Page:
Do better and more with less
Numerical computation and BIM
Eiffage draws heavily on Building Information Modelling (BIM) to design its building and infrastructure projects. A promising digital tool, BIM is used to model a project in detail, optimising how it is organised and the resources used. For instance, these digital representations currently help our teams manage materials and equipment and, in the future, could be applied to waste management. BIM provides an accurate overview of the project and can incorporate its environmental impact and, by extension, ways of limiting it.
Plans for an asphalt-free road with Recytal-ARM®
Eiffage Route laboratories have been developing innovative and environmentally friendly solutions for the past 20 years, covering green chemistry, plant-based asphalt alternatives and carbon-neutral maintenance procedures. For instance, they designed Recytal-ARM®, a solution that regenerates existing road surfaces using plant-based binders, dividing the carbon footprint of road worksites by 10.
The use of plant-based emulsion Recytal utilises byproducts from the forestry and papermaking industries, making it an ideal replacement for oil-based asphalt emulsion. Meanwhile, the mobile reprocessing unit, which recycles road surfaces directly on site, greatly limits carbon emissions from the production and transport of materials and waste.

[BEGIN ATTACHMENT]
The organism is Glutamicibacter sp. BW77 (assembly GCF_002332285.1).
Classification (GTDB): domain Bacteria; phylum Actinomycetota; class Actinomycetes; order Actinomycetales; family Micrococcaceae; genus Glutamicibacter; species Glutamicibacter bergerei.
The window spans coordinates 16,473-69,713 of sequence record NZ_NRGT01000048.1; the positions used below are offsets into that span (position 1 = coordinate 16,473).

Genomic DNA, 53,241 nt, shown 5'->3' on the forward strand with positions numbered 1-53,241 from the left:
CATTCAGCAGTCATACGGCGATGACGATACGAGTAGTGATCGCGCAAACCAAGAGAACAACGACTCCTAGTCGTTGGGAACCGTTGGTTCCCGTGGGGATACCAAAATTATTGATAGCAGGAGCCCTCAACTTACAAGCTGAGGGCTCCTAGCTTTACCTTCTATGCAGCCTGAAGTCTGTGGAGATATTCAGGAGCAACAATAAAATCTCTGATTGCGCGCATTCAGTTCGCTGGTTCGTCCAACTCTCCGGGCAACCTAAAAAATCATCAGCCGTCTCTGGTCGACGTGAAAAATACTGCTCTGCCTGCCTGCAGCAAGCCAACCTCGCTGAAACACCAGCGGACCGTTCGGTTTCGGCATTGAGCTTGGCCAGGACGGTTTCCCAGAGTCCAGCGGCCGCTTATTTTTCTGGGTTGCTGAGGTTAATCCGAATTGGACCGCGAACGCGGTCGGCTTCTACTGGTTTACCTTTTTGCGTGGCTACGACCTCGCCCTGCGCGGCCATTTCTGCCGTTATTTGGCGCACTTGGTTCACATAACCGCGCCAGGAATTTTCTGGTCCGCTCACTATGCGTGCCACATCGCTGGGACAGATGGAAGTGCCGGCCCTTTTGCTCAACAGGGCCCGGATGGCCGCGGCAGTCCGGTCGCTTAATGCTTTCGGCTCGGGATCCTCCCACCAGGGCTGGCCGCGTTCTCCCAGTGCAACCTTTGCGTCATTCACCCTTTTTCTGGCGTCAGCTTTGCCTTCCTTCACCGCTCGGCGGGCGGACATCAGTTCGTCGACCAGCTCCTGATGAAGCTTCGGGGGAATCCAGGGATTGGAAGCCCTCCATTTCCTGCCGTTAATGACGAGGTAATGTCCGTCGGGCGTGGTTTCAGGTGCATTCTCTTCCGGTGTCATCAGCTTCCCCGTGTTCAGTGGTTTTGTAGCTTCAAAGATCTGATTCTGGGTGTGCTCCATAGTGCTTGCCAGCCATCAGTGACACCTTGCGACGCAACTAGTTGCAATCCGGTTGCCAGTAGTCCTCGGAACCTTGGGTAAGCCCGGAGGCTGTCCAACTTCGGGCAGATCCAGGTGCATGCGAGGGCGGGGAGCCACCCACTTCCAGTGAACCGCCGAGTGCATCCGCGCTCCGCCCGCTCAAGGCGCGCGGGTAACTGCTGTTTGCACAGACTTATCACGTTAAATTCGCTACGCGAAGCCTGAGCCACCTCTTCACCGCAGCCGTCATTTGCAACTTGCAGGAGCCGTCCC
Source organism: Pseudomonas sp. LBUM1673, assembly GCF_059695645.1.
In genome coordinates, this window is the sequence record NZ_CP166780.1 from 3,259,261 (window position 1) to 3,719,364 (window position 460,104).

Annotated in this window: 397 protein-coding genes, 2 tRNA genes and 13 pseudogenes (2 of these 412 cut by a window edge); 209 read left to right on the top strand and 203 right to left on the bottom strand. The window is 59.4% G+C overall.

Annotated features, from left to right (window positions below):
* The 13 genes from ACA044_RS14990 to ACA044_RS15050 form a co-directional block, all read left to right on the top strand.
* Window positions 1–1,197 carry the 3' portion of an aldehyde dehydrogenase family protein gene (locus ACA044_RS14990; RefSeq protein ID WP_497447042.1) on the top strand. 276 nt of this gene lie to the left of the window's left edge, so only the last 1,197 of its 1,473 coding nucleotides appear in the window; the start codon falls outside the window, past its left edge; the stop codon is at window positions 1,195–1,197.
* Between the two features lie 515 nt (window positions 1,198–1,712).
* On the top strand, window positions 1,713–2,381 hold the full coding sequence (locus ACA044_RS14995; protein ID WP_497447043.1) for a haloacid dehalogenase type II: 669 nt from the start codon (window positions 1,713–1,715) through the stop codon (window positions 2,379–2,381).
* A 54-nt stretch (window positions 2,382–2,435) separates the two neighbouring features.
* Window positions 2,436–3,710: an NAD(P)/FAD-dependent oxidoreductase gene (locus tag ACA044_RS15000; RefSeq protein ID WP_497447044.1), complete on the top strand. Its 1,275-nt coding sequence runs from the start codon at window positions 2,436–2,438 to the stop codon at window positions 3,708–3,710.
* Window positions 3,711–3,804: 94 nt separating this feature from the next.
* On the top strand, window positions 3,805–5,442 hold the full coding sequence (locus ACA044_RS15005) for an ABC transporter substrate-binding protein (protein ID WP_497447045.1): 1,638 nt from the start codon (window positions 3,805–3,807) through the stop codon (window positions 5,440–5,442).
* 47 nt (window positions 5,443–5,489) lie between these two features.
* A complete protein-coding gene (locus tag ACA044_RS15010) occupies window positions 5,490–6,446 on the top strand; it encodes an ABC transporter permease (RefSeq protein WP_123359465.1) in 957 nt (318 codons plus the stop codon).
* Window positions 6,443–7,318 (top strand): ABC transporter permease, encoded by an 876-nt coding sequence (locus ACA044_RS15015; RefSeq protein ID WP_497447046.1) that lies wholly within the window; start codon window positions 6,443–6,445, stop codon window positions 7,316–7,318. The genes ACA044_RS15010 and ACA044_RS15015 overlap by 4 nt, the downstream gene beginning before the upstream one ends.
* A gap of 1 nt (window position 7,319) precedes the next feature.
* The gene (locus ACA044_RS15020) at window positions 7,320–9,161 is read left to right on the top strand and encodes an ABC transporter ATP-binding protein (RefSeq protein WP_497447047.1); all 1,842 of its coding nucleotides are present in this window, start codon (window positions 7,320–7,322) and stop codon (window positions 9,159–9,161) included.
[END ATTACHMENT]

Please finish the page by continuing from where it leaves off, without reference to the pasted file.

Eiffage Route’s Recytal® process, the first road surfacing product certified as biosourced
Having received an award from the Road and Street Innovation Committee of the French Ministry for the Ecological Transition in 2017, the exclusive and patented Recytal® process developed by Eiffage Route was recognised once more in May 2019, when it was certified as a biosourced product (Produit biosourcé® is a French certification awarded by biosourced materials specialist, Karibati). This particular achievement is a first for the French road industry.
Noé is a circular economy hub that collects and pools the needs of its 170 member companies (including small businesses, demolishers and public works companies), providing them with a wide range of services to reduce truck movements and ease traffic congestion, such as park and ride, site facilities, management of excavated and backfill materials, waste processing and waste tracking. Set up in Bordeaux as part of France’s largest urban planning project (which will build 2.5 million m2 over a 20-year period), the hub offers a practical solution to projectrelated traffic congestion and carbon emissions.
A highly innovative tool, Noé helps adapt current organisational methods to the constraints of construction in dense urban areas and enhance environmental performance